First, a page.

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I'm implementing a protocol over serial ports on Linux. The protocol is based on a request answer scheme so the throughput is limited by the time it takes to send a packet to a device and get an answer. The devices are mostly arm based and run Linux >= 3.0. I'm having troubles reducing the round trip time below 10ms (115200 baud, 8 data bit, no parity, 7 byte per message).

What IO interfaces will give me the lowest latency: select, poll, epoll or polling by hand with ioctl? Does blocking or non blocking IO impact latency?

I tried setting the low_latency flag with setserial. But it seemed like it had no effect.

Are there any other things I can try to reduce latency? Since I control all devices it would even be possible to patch the kernel, but its preferred not to.

---- Edit ----

The serial controller uses is an 16550A.

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What type of serial interface are you using? USB/serial interfaces can be kind of slow. –  duskwuff Oct 29 '12 at 17:07
you need to check where the 10 ms are spent, because if they are lost by the other device you cannot optimize more than that. –  Ottavio Campana Oct 29 '12 at 17:19
What are sizes of request and answer messages? If both are more than 100 bytes, then you can not get round trip time <10ms (with 115200). –  User1 Oct 29 '12 at 17:26
115200 is extremely slow, so you are guaranteed big latency just moving the bytes across. Your best bet will be bumping the baud to something like 921600. Or even better, switch to gigabit ethernet. –  TJD Oct 29 '12 at 17:43
@User1 both 7 byte. –  JustMaximumPower Oct 30 '12 at 6:47

5 Answers 5

Request / answer schemes tends to be inefficient, and it shows up quickly on serial port. If you are interested in throughtput, look at windowed protocol, like kermit file sending protocol.

Now if you want to stick with your protocol and reduce latency, select, poll, read will all give you roughly the same latency, because as Andy Ross indicated, the real latency is in the hardware fifo handling.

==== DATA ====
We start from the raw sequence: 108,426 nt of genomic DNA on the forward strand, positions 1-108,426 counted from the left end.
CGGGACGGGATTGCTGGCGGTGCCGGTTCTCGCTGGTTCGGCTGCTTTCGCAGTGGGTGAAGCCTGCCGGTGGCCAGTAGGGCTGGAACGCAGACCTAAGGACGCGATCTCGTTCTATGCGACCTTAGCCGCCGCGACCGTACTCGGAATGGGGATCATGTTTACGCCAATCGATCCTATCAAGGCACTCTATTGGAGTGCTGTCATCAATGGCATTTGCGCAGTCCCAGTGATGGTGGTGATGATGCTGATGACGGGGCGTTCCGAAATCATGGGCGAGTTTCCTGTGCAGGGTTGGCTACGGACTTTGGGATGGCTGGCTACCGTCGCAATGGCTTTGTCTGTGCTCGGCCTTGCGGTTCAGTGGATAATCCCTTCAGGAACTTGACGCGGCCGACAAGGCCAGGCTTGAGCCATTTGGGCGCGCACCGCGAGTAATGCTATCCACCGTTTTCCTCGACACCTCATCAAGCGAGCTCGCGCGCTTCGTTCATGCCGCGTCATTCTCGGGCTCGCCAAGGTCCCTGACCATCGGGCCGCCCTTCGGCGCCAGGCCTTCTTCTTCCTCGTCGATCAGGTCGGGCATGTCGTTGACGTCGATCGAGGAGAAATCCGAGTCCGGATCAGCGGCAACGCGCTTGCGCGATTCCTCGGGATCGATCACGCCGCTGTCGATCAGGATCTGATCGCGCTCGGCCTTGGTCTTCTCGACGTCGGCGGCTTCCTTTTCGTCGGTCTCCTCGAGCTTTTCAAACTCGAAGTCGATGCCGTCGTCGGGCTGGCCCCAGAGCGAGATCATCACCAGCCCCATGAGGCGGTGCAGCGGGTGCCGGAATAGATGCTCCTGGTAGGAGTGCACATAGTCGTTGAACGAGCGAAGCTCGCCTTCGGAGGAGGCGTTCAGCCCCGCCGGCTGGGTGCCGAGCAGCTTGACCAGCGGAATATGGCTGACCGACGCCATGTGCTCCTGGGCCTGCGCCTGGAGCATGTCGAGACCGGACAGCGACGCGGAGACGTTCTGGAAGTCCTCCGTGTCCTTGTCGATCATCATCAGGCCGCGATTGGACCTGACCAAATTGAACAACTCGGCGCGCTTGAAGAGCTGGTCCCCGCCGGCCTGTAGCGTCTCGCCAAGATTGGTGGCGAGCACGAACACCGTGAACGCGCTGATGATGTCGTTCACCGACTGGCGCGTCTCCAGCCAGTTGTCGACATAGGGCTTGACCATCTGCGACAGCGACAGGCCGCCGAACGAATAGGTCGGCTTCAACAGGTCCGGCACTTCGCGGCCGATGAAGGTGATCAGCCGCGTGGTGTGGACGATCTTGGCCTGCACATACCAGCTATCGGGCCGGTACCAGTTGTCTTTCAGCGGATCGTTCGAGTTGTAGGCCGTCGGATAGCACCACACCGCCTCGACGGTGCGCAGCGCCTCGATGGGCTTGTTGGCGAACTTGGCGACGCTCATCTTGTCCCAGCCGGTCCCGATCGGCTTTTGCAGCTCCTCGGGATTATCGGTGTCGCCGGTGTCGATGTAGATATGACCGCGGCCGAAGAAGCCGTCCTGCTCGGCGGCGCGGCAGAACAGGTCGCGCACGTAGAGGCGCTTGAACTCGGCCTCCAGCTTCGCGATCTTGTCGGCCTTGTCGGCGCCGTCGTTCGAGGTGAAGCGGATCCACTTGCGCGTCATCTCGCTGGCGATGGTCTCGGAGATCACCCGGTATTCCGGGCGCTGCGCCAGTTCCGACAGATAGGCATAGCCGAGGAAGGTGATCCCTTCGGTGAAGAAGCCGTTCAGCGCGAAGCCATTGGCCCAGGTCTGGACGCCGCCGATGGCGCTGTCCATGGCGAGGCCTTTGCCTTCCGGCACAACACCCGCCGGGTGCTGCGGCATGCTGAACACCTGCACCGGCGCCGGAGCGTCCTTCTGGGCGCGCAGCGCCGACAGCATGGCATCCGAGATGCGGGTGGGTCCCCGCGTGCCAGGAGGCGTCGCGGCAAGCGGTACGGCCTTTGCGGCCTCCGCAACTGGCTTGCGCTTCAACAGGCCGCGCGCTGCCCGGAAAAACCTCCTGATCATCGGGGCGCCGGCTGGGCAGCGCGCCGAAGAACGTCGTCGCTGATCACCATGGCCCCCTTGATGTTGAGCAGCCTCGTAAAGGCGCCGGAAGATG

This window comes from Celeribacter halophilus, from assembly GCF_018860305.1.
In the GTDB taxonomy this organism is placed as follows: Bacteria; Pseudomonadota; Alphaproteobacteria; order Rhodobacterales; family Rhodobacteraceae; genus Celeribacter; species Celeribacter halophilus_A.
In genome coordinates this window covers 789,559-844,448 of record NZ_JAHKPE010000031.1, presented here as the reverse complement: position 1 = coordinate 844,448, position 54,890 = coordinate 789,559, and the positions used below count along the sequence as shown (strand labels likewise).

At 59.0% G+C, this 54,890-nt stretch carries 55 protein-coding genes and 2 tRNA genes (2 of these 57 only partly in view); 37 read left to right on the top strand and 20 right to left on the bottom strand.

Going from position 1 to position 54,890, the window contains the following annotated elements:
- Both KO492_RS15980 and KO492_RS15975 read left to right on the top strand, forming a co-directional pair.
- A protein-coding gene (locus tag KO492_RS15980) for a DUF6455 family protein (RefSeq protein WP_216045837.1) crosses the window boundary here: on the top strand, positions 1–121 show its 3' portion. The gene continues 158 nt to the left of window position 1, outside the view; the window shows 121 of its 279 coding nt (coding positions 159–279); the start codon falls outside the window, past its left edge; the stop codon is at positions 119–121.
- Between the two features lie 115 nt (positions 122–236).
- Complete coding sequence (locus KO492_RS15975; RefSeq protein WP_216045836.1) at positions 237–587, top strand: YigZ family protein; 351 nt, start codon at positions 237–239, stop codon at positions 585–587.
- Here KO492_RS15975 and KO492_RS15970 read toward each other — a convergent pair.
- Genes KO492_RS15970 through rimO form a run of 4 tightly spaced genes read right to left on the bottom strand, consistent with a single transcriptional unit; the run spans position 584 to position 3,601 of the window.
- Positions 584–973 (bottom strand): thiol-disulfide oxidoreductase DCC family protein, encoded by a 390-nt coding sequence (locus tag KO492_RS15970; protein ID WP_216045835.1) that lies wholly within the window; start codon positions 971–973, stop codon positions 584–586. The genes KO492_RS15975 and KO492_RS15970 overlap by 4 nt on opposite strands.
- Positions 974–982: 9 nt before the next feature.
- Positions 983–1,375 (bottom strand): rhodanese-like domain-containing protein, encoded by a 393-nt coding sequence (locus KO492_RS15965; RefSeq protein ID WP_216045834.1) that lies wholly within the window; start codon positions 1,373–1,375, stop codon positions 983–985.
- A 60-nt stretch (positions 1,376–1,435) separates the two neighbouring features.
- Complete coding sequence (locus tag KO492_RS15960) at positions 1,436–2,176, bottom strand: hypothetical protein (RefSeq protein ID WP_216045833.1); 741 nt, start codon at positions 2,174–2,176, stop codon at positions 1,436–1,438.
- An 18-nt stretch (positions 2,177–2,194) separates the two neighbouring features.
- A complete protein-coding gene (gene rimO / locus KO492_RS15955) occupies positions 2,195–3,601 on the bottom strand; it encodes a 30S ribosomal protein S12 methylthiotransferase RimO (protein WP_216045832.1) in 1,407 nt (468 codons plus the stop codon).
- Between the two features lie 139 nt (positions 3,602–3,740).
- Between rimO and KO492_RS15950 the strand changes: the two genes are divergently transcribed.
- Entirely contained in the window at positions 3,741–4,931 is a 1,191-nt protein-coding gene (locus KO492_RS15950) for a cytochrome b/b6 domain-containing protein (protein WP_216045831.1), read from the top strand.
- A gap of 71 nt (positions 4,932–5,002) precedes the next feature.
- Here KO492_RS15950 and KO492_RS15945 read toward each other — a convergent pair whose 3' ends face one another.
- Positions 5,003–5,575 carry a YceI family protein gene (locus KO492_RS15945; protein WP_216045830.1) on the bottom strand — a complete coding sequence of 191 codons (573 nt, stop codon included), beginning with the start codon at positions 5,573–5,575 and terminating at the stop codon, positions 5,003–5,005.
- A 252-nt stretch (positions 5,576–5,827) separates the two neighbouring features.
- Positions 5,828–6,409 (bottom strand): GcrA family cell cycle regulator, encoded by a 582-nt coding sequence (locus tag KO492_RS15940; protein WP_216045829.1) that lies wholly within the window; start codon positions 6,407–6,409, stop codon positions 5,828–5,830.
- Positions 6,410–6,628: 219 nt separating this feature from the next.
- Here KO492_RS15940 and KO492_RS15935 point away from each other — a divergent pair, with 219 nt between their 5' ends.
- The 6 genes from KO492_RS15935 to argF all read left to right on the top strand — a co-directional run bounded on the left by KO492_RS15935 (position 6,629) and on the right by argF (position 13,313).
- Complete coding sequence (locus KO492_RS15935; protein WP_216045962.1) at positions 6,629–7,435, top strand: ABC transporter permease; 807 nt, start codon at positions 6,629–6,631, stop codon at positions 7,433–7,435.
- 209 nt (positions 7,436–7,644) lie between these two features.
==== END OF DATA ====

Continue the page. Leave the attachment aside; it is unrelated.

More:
If you are lucky, you can tweak the driver behaviour without patching, but you still need to look at the driver code. However, having the ARM handle a 10 kHz interrupt rate will certainly not be good for the overall system performance...

Another options is to pad your packet so that you hit the fifo threshold every time. It will also confirm that if it is or not a fifo threshold problem.

10 msec @ 115200 is enough to transmit 100 bytes (assuming 8N1), so what you are seeing is probably because the low_latency flag is not set. Try

setserial /dev/<tty_name> low_latency

It will set the low_latency flag, which is used y the kernel when moving data up in the tty layer :

void tty_flip_buffer_push(struct tty_struct *tty)
         unsigned long flags;
         spin_lock_irqsave(&tty->buf.lock, flags);
         if (tty->buf.tail != NULL)
                 tty->buf.tail->commit = tty->buf.tail->used;
         spin_unlock_irqrestore(&tty->buf.lock, flags);

         if (tty->low_latency)

The schedule_work call might be responsible for the 10 msec latency you observe.

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The reason i use a request/answer scheme is to control access to the bus, since there can be many devices connect to it. Padding the packets had no effect on latency –  JustMaximumPower Oct 30 '12 at 12:19